Queiroz promises Iranian style, Moriyasu says Japan are maturing

January 28 – Just 90 minutes and a win against Japan separate Iran from the final of the Asian Cup, a competition they have not won since 1976, but Carlos Queiroz has stressed that Iran must stay true to themselves to overcome a major test against the four-time record champions. 

“The most important thing is to be ourselves,” said Queiroz. “It doesn’t make any sense to play one game without being ourselves. After eight years and after so many sacrifices and so many games, now we have one game to play against a great team. We need to be ourselves we need to go out on the pitch and, no matter what happens, express our football and say: “’We are Iran’ and play our football against Japan.”

The Iranian’s tournament form has been superlative, scoring 12 goals in five matches and maintaining a clean sheet on each occasion. In the quarter-finals they easily dispatched China 2-0 with some superb attacking play and they will seek to build on those performances to contain and defeat Japan. Iran boast an outstanding record in competitive matches against Asian opposition in the past four years with 18 wins, five draws and not a single loss.

Even so, Queiroz maintains that his team are underdogs going into the semi-finals. The Portuguese will have to reshuffle his forward line against the Japanese after the highly influential Mehdi Taremi was suspended for picking up a second yellow card against China. Taremi has scored three goals for Iran in the tournament and nurtured a good understanding with striker Sardar Azmoun.

The Japanese have not played their best football en route to the last four, but they showed signs of improvement in a hard-fought win over Vietnam in the quarter-finals. It was their third shaky 1-0 win of the tournament with 69% of possession, up from 30% and a very defensive mindset against Saudi Arabia in the round of 16.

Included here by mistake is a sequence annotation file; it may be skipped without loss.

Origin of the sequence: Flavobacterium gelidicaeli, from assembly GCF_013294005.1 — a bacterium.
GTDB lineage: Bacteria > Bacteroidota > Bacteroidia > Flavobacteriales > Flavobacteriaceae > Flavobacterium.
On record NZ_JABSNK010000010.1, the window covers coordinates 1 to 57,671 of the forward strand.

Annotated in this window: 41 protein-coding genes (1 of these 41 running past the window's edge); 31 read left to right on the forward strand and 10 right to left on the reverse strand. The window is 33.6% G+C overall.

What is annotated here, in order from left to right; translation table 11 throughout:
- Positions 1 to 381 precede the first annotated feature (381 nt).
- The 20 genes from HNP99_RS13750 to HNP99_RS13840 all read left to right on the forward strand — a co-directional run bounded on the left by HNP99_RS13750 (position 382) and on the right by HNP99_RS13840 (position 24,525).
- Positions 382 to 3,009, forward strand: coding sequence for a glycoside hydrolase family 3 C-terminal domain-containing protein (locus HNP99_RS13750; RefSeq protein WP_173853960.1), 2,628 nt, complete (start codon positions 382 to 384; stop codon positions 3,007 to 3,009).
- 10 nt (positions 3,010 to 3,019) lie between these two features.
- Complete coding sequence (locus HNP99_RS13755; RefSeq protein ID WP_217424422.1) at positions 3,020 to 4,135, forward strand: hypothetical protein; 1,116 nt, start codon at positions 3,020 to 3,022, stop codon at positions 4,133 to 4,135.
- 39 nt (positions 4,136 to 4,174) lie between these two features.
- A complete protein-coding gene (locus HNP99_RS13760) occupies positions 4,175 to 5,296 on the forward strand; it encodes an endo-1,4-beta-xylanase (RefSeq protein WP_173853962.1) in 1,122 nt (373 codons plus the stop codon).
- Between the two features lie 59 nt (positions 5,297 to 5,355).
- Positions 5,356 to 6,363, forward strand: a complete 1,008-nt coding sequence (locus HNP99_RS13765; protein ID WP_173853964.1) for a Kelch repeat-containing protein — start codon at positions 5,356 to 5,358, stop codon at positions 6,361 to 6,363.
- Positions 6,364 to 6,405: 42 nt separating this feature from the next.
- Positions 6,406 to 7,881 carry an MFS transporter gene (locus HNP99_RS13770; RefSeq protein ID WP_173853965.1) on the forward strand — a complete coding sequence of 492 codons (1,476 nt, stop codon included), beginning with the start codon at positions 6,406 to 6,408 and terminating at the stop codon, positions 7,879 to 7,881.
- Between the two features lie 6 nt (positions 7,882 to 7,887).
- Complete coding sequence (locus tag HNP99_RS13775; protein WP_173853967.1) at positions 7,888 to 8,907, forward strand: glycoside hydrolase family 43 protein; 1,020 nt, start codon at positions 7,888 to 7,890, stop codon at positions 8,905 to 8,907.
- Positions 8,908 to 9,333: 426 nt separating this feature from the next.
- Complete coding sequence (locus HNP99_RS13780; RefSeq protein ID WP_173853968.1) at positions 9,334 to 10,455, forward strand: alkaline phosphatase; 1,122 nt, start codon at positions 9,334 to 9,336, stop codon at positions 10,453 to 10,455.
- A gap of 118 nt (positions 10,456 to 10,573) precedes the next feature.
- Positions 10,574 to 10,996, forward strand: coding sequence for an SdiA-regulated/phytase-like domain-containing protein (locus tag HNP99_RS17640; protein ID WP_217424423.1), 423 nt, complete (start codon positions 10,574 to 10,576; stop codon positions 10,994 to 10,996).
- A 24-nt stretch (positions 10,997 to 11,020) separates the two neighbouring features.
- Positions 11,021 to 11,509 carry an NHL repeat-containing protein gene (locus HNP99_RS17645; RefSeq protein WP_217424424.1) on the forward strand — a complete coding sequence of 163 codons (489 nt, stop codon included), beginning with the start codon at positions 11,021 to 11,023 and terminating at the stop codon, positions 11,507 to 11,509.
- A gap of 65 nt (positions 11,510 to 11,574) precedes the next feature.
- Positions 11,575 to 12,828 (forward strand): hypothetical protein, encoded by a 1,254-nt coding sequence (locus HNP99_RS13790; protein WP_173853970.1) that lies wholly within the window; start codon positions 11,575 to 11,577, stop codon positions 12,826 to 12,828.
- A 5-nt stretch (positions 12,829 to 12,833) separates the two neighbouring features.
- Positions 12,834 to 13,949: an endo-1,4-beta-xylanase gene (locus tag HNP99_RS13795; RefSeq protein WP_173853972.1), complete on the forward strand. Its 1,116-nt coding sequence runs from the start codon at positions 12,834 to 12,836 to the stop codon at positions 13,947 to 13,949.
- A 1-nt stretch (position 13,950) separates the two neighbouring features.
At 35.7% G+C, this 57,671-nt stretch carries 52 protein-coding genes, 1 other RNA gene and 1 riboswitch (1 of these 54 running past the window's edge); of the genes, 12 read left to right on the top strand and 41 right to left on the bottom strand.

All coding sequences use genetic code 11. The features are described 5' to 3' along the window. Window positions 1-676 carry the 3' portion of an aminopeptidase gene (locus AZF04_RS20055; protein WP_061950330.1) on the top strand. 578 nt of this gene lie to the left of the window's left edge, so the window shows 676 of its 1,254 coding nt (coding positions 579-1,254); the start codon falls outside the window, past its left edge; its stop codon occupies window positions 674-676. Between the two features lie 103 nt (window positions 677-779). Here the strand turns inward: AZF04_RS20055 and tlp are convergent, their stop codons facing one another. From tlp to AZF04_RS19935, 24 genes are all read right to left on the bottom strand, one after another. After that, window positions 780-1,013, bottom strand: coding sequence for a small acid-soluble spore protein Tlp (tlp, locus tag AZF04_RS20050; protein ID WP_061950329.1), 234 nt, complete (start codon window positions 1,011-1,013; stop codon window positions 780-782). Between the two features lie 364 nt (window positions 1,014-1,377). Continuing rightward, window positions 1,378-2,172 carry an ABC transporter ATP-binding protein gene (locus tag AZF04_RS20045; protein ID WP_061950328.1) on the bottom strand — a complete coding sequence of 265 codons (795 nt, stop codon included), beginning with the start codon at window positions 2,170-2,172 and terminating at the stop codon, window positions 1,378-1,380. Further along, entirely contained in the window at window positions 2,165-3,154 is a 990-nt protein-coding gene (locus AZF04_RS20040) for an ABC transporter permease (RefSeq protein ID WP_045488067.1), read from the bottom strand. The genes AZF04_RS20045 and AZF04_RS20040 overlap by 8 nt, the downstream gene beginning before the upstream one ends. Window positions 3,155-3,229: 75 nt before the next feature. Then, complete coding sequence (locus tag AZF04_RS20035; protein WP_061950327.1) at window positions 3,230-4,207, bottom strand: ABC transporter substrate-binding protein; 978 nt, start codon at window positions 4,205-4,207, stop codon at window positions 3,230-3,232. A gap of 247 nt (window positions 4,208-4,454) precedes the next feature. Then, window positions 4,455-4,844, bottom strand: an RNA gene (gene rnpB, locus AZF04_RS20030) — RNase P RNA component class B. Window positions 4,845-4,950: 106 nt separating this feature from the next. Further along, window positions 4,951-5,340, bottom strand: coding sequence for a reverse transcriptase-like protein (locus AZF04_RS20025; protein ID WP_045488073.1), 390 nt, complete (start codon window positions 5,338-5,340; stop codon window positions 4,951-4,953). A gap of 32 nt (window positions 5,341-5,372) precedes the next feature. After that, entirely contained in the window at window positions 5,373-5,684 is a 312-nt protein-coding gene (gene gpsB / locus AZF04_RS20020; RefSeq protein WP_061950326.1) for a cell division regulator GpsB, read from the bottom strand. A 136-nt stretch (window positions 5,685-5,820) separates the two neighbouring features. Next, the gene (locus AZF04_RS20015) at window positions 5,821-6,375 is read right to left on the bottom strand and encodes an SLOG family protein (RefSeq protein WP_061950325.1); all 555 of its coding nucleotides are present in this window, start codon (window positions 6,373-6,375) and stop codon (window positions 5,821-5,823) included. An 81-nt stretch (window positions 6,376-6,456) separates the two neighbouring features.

Queiroz, almost naturally, disregarded all the negative noise around the Japanese team and heaped praise on the 2011 champions, labelling them as the “the most prestigious and successful national team in Asia.”

“They’re a country that I don’t need to extend too much of my praise,” said Queiroz. “I did not see anything defensive in this Japan team… they have great movement on the pitch and with their actions and decisions, they are very accurate. We have our own weapons to play with but of course we have to pay attention to the Japanese team and adapt and try to control the strong points, and they have a lot.”

Hajime Moriyasu has experience of beating Iran. At the 1992 Asian Cup he played in Japan’s 1-0 win over the Iranians to knock their opponents out of the group stages and the tournament. Japan would go on to win the tournament on home soil, but in the UAE Moriyasu’s team have failed to convince and their economical approach has raised serious questions over their ability to raise their game. A win against Iran would silence all the critics.

“Japan is not perfect, but we would like to mature step by step,” said Moriyasu. “We won the game, it doesn’t matter how we won. We will be patient to play against Iran.”

Contact the writer of this story, Samindra Kunti, at moc.l1571420415labto1571420415ofdlr1571420415owedi1571420415sni@o1571420415fni1571420415

 


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